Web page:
The Pixel Farm's PFMatchit: Camera Tracking for the Masses

November 7, 2010 2:16 pm

Tags: 3ds Max, After Effects, CINEMA 4D, matchmoving, Maya, PFMatchit, The Pixel Farm

Product Review: PFMatchit


"Match moving is primarily used to track the movement of a camera through a shot so that an identical virtual camera move can be reproduced in a 3D animation program. When new animated elements are composited back into the original live-action shot, they will appear in perfectly-matched perspective and therefore appear seamless."
-Wikipedia entry on "Match Moving"

A Very Brief History of Camera Tracking/Matchmoving

The history of 2D and 3D tracking in visual effects actually starts with the US Defense Department who created the concept in an attempt to improve missile guidance systems back in the mid-eighties. The earliest use of tracking in VFX was at the New York Institute of Technology (NYIT) Graphics Lab for use in television commercials. Industrial Light and Magic (ILM) picked up on the idea and developed 2D and 3D tracking systems in the late eighties. The 3D ILM system was used for the film Jurassic Park to spectacular effect.

The rise of computers and increasing use of CG in television and film in the nineties helped push the development of camera tracking/match moving into increasingly powerful and sophisticated areas of this fast growing technology. 1992 became a watershed year with the release of Discreet's (now Autodesk) Flame, the first professional-level tracking software. Subsequent releases of Flame (especially version 4) and Apple's release of Shake in 1996 brought camera tracking to unprecedented heights. 1998 brought an Oscar for the development of Flame. And since 2003 many new programs have appeared and prices have dropped significantly.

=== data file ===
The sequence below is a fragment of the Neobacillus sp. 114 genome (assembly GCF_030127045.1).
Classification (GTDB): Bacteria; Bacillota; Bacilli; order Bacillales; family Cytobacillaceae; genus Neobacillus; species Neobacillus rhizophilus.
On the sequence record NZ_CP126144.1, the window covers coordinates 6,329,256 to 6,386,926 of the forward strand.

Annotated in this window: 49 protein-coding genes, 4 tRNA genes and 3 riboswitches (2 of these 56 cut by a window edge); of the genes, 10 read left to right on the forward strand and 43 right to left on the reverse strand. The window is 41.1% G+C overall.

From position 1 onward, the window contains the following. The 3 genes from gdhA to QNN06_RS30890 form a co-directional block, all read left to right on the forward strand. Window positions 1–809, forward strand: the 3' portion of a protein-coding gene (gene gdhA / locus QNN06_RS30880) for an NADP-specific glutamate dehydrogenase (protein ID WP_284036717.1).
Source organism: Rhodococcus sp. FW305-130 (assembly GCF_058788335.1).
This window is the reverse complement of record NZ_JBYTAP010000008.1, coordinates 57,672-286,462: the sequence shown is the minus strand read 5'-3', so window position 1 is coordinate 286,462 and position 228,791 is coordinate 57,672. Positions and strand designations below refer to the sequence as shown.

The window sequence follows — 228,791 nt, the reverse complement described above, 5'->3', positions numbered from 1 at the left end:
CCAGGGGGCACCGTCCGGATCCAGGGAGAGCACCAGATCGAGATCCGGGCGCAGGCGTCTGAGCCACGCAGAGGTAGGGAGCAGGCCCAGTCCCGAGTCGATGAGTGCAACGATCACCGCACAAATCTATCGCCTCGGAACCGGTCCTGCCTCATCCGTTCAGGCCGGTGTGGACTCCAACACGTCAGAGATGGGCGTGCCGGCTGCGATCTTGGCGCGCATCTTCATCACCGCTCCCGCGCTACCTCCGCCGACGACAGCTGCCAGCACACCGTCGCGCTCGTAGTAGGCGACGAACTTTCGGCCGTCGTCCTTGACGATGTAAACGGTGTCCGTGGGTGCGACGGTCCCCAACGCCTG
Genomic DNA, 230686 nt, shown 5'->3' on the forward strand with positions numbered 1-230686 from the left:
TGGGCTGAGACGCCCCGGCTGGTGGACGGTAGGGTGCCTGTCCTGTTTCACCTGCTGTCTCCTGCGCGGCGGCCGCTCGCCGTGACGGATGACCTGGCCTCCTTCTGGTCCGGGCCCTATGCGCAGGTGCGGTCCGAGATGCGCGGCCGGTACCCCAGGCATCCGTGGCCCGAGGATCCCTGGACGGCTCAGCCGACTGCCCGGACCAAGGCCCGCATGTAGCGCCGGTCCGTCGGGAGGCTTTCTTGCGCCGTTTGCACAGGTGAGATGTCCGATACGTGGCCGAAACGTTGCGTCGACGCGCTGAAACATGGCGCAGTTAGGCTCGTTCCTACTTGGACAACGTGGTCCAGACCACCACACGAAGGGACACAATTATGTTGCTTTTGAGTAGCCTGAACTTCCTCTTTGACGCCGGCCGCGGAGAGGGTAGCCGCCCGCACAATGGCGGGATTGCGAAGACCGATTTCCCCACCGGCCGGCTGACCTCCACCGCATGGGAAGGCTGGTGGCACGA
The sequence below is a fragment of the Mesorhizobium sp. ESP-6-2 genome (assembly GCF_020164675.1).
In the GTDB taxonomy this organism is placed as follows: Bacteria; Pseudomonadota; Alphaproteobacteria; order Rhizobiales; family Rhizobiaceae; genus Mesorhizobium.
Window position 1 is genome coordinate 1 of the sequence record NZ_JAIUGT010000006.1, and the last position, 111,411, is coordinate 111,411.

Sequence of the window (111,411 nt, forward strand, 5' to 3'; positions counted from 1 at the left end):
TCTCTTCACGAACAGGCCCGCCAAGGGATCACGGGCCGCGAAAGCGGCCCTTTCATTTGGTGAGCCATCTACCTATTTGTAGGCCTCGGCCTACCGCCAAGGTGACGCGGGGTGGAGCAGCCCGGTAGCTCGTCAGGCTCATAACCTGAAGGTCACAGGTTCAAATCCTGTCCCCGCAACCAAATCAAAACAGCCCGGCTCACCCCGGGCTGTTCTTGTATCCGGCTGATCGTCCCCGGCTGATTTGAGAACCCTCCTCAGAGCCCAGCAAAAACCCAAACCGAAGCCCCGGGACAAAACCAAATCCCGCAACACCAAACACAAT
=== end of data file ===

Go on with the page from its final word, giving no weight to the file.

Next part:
Sergio and Michael Lancaster at The Pixel Farm booth at SIGGRAPH 2010

Which brings me to The Pixel Farm's PFMatchit, a matchmoving/camera tracking program announced and demoed to a very excited public at SIGGRAPH 2010 this last August. The buzz I heard about the program was that it was a high-end match moving program that was affordable and relatively easy to use. So, both Sergio and I spent a good hour at the cool The Pixel Farm booth in the LA Convention Center getting an excellent demo by hung-over booth troopers. They were kind enough to send me a copy of their new program and I've been working with it for the last few weeks. And, man, it's great: simple to use and very well-designed.

PFTrack was the first major match moving software released by The Pixel Farm in 2003 and quickly became the "Matchmover of choice for high-end visual effects productions." PFTrack is used by major effects houses like the Mill, Sony Imageworks, Digital Domain and the Orphanage. Over the years, however, customers increasingly asked for a "lower entry point to The Pixel Farm's technology." The Pixel Farm listened to its users and created PFTrack's younger brother, PFMatchit: a 64-bit, node-based matchmoving program for Linux, Windows and OSX, and priced much less than it's older brother at $700 (PFTrack has been re-priced downward as well).


"We've been re-addressing matchmoving for quite some time. The price point for matchmoving is coming down considerably. We knew we had to respond to the market. We wanted to be there at the beginning of the change in that market....We felt we had to produce a technically adept product, rather than just a low-cost product."
-Michael Lancaster on fxguidetv

Highlights of PFMatchit

In an interview with fxguidetv, Michael Lancaster (the managing director of The Pixel Farm) said that "we hit a natural ceiling on we went back to the drawing board and developed a core architecture that we can now apply right the way across a range of products." PFMatchit is the first release of this new core architecture. And while the primary changes are focused on a new, 64-bit, node-based, non-linear workflow, there are many other highlights as well. Here are the main ones: